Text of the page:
Cranbrook is home of the Canadian Museum of Rail Travel. At one time this town was the major train hub for the area and is now home to a unique rail museum with restored train cars to wander through and explore. Cranbrook is the closest city to Wasa to restock your supplies and is one of the Kootenays major centres so you’ll find several large grocery and hardware stores, shopping in the mall as well as in the downtown core. It’s a great place to explore on days when the weather just isn’t on your side!
Hit a Hot Springs (or two)
Fairmont Hot Springs, Radium Hot Springs and Lussier Hot Springs are all close by. Fairmont and Radium are developed hot springs with several pools, change rooms, places to eat and lots of parking. They are both great options for the whole family with Fairmont being the closer of the two at just a short 45-minute drive away. Lussier Hot Springs is a natural hot springs, so you’ll have to park and hike in – no services, change rooms are available, it’s definitely for the more adventurous campers!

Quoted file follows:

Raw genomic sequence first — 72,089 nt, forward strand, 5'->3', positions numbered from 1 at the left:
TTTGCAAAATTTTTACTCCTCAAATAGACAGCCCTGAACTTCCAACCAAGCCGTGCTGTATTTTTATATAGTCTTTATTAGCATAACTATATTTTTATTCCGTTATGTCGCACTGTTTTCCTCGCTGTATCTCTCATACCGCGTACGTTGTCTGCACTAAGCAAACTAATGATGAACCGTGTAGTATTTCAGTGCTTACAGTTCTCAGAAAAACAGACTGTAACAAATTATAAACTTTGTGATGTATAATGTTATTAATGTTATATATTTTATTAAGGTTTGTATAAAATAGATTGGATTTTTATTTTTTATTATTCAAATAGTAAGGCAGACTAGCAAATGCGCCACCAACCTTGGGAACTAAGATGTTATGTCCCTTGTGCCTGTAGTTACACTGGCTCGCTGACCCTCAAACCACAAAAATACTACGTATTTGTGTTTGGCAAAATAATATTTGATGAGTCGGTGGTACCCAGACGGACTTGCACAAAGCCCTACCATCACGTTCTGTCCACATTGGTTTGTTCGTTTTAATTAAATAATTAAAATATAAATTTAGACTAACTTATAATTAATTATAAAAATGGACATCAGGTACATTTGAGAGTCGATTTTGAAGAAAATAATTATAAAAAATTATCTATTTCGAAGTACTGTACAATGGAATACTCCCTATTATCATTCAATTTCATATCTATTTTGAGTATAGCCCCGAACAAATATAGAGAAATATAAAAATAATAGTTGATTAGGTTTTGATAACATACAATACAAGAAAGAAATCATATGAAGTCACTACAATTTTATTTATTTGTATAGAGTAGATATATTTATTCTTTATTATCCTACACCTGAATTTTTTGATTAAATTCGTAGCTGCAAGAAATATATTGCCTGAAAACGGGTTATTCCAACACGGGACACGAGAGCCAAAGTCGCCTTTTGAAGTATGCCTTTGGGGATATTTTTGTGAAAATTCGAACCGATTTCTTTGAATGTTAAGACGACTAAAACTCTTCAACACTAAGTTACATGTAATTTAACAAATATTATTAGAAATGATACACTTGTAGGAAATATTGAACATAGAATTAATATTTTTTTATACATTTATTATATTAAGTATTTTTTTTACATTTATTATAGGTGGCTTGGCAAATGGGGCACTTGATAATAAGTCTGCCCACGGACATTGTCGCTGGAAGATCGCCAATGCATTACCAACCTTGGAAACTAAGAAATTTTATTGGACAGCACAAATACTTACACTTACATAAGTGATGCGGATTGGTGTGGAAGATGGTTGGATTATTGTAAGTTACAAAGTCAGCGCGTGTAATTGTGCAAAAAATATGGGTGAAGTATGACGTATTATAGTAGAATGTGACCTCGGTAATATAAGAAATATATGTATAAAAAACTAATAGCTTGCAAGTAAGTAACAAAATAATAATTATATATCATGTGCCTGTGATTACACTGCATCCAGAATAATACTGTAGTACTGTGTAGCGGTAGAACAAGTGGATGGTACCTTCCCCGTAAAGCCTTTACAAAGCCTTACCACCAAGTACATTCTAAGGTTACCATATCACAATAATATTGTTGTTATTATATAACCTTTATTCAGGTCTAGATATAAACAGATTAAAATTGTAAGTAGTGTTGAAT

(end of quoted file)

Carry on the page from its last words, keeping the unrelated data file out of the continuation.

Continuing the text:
Bike One of the Loop Trails
Take one of the Loop bike trails and explore a bit more of the Wasa area. There are two bike loops to get you out of the campsite and exploring the area. The first: Wasa Lake Lions way, is a shorter loop that is a good walking trail as well, although at 8 km you’ll need to be sure you have good walking shoes on and water for the walk. It’s a paved flat trail, great for the whole family as even very young riders can manage this one. The second loop is the Lazy Loop bike path, and don’t get confused by the name…the path isn’t lazy – that’s the name of the lake the path takes you to. This route is 33 km round-trip and takes you up into the mountains to get there!
We had a great time at Wasa Lake Provincial Park and exploring the East Kootenays. We’re looking forward to a return visit next year.